meeting of the state executive committee were challenged, made an ad-
dre[ss] in which she defended herself
against charges of misrepresentation
in the minutes.
Members of the faction of which
Miss White is now recording secre-
tary, that over which Mrs. French
presides as president, who were pres-
ent at the meeting of the state executive committee, testified by rising
vote as to the correctness of the de-
tails of Miss White's minutes, as read
before the convention.
Foll[owing] this the officers (missing)
There are now two state associations
of woman suffrage, according to the
stand taken by each faction of the
convention. Each side, in special
statements, maintains that its faction
or party is the only and original Tennessee Equal Suffrage association.
The stand taken by that faction over
which Mrs. McCormack was elected
president is as follows:
"While we were in session Thursday afternoon, waiting for reports of
committees, those headed by Mrs.
French wished to stop the meeting and
go auto riding, thus to delay important matters. There were many of
us who wished to stay and settle all
differences, and we were not willing
to substitute pleasure for business.
"When the other faction left the
room, We carried the convention on,
appointing temporary chairman and
other officers. We received reports
from committees appointed temporarily, and this morning those reports
"At 9 o'clock Friday morning, we
met and were ready for business at
the stated time. We waited for a
quarter of an hour for the convention
to gather as scheduled, and then began where we had left off yesterday.
The minutes were read. While this
was being done, the other faction entered and seated itsalf at the other
end of the room independently of us.
We considered ourselves the regular
convention and have acted so. Our
officers are elected, and we maintain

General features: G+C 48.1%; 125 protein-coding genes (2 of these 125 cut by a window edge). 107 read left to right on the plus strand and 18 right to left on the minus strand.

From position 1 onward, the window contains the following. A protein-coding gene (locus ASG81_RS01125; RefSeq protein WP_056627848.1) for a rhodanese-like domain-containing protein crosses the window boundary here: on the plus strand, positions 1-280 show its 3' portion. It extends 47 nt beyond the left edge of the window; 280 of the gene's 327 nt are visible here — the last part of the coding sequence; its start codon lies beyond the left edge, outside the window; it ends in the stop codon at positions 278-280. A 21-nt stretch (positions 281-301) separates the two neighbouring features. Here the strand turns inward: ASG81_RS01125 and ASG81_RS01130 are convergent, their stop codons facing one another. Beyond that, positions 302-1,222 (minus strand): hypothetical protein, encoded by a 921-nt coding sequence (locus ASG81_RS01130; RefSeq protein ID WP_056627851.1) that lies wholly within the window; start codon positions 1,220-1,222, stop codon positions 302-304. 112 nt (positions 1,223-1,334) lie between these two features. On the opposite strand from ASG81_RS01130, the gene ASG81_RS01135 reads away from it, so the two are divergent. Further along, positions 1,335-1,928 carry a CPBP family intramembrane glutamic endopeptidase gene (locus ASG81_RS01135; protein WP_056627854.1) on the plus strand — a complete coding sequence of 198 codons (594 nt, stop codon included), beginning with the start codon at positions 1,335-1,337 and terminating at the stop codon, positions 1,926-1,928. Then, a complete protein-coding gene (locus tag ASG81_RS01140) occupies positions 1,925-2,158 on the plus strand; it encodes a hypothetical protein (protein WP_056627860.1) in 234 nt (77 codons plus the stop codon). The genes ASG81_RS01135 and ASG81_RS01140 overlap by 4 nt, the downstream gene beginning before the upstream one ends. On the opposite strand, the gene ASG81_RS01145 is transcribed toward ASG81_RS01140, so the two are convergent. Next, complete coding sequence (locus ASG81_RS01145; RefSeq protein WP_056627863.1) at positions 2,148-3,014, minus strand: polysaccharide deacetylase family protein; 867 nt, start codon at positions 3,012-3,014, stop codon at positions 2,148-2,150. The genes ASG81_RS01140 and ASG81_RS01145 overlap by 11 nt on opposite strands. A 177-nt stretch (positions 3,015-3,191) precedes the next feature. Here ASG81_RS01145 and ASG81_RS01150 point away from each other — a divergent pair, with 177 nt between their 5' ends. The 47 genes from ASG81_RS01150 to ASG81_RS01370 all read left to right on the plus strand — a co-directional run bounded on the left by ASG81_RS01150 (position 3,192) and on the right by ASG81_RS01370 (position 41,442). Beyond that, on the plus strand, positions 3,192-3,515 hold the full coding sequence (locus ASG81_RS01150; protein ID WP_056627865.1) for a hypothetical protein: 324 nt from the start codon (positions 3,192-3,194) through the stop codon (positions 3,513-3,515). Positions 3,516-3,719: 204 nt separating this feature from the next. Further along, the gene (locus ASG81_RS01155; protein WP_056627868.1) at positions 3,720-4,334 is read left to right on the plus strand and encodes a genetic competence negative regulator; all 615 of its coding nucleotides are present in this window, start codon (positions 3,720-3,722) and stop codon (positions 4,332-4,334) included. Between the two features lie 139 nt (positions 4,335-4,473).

that we are the Tennessee Equal Suffrage association."
Do Not Recognize Opponents.
"We refuse to recognize the opposing faction as being the Tennessee
Equal Suffrage association, or any
part of it," was the statement of members of the faction of the state convention headed by Mrs. L. Crozier
French. "Ours is the recognized state
association, and this convention has
not change it." Mrs. French is a rea-
ognized member of the national association, and the Tennessee Equal Suffrage association is affiliated with the
"The 'bolting' of the opposing fac-
tion in this convention removes the
'bolting' members automatically from
membership in the state association
and from affiliation with the national
The only settlement, in view of the
question of which will be the recognized state association, affiliated with
the national associaton, will be a decision of the national evecutive com
mittee, according to the members of
Miss Wester's Statement.
Miss Wester, treasurer, charged with
insubordination to the president and
violating the constitution on eight
counts, said that she had entered on
the books all checks and monies submitted to her. The counts were not
specified. The trouble, she said, seemed to arise over the fact that a check
from a Nashville club made out to the
president, Mrs. French, and not to the
treasurer, had been received after the
books were closed and the treasurer
naturally had not entered this on the
books, as she had not seen the check
until the morning of the convention.
As each club is allowed so many
votes in the convention according to
the amount paid in to the treasury,
the report of the treasurer assumed
The report of the treasurer and of
the auditing and credentials commit-
tee was part of the cause of the split,
Miss Wester's report was accepted by
the convention over which Mrs. Mc-
Cormack presided. It was not accept-
ed by that over which Mrs. French
presided and Miss Wester was sus-
pended because she refused to recognize Mrs. French as president.